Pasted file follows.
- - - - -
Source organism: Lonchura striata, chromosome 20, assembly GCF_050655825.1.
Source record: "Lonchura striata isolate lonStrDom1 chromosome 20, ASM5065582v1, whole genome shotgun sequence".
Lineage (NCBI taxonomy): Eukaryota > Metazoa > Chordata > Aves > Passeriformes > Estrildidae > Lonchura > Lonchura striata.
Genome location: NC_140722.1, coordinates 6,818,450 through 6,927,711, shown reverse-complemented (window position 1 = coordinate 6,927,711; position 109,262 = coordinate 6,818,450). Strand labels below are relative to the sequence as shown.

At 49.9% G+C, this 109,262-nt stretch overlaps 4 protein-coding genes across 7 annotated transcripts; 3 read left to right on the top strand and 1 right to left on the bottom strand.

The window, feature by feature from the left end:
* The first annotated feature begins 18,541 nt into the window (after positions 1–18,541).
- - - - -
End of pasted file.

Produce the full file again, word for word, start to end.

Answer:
Source organism: Lonchura striata, chromosome 20, assembly GCF_050655825.1.
Source record: "Lonchura striata isolate lonStrDom1 chromosome 20, ASM5065582v1, whole genome shotgun sequence".
Lineage (NCBI taxonomy): Eukaryota > Metazoa > Chordata > Aves > Passeriformes > Estrildidae > Lonchura > Lonchura striata.
Genome location: NC_140722.1, coordinates 6,818,450 through 6,927,711, shown reverse-complemented (window position 1 = coordinate 6,927,711; position 109,262 = coordinate 6,818,450). Strand labels below are relative to the sequence as shown.

At 49.9% G+C, this 109,262-nt stretch overlaps 4 protein-coding genes across 7 annotated transcripts; 3 read left to right on the top strand and 1 right to left on the bottom strand.

The window, feature by feature from the left end:
* The first annotated feature begins 18,541 nt into the window (after positions 1–18,541).